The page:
The other day I talked to my friend Ryo who lives in Japan and uses an iPhone. In this he’s not alone – iPhones are, in Japan as much as anywhere else, a cool gadget to have. Yet, here using this particular product has some different implications than elsewhere: In Tokyo, Japanese smartphones have many features and functions that their equivalents abroad don’t have. They serve as metro pass, to buy things at vending machines (which you also can do with the metro pass), replace credit cards. In other words, they’re the key to pretty much every transaction you have in any given day. In order to use an iPhone, my friend had to start carrying a wallet again, which he hadn’t done for a long time before.
Japan is full of these technologies: By themselves, or rather in their particular environment, they’re quite advanced. They’re a bit like a glimpse into the near future, but on some odd tangent, or parallel track. Yet, take them out of this ecosystem and they stop to work, as they’re not compatible with the hardware and software stack anywhere else.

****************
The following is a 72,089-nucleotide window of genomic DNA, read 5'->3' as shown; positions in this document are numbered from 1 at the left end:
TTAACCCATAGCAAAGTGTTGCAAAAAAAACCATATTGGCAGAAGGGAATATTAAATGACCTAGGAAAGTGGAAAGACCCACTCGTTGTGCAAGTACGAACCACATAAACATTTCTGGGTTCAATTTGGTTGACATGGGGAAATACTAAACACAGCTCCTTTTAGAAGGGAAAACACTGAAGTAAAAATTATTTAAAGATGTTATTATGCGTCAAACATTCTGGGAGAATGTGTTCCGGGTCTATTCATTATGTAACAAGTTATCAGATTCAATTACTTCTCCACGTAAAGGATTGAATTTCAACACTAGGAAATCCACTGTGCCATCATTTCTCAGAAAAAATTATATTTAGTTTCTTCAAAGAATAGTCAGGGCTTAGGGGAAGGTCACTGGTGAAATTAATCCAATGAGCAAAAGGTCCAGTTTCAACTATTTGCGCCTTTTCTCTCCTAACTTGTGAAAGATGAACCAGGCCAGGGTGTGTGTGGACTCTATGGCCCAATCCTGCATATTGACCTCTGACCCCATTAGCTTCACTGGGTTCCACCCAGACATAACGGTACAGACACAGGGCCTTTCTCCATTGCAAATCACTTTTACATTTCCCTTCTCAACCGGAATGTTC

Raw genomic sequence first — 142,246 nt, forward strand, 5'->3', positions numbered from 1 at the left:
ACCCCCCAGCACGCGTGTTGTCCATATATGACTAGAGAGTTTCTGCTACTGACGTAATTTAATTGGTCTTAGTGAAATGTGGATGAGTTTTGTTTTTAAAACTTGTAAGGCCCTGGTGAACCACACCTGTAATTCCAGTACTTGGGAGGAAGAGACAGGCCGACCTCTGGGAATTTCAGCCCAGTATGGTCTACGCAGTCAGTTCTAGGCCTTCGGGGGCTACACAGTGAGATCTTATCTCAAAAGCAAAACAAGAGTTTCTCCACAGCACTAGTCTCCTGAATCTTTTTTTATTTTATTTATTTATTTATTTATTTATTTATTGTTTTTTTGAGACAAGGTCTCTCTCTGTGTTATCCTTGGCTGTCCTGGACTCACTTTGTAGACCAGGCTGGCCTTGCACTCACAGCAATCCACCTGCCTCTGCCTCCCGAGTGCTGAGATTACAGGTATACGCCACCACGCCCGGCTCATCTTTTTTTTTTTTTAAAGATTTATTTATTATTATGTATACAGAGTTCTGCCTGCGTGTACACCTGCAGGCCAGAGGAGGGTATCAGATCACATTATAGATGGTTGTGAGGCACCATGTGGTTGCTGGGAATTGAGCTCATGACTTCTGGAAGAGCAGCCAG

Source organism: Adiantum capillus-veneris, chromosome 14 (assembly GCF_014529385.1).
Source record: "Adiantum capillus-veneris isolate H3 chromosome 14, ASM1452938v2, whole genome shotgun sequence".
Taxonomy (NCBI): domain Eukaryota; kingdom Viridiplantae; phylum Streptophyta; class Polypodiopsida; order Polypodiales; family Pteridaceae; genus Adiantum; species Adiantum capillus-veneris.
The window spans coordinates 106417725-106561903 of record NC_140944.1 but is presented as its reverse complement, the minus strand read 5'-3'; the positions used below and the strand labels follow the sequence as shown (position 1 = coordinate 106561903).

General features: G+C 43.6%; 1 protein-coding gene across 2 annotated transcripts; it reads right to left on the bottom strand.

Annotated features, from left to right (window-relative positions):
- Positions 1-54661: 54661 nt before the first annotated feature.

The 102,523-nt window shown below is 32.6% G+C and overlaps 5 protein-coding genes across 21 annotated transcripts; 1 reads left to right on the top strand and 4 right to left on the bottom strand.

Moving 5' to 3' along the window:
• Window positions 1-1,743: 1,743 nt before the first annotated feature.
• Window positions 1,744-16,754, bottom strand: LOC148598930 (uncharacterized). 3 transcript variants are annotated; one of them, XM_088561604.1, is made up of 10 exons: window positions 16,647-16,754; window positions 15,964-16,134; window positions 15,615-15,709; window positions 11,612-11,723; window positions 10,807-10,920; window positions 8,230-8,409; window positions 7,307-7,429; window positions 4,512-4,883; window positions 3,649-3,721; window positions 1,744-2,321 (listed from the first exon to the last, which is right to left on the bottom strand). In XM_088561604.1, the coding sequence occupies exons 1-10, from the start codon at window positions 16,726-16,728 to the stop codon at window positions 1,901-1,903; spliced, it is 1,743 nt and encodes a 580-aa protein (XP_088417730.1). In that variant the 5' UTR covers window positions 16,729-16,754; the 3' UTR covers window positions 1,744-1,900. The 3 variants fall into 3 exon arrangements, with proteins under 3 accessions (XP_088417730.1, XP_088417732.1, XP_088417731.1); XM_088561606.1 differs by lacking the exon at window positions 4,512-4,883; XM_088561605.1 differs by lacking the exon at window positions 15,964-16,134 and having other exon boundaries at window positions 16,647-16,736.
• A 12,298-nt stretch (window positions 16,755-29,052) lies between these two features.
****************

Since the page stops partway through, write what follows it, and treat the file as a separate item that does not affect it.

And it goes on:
The term used for this phenomenon in Japan: Galapagos Tech. It only exists in this particular, singular context and nowhere else.
I love the expression; hadn’t heard about it before. It’s quite a powerful notion. And as my Japanese friend put it: We (Japan) are good at invention cool stuff, but we’re bad at marketing and exporting it abroad. There’s something here, but more importantly this may serve as a reminder of the importance of interoperability and standards in technology. You don’t want to be the subject of study, but little use. You don’t want to force your users to carry a wallet again, or anything they had rather discard.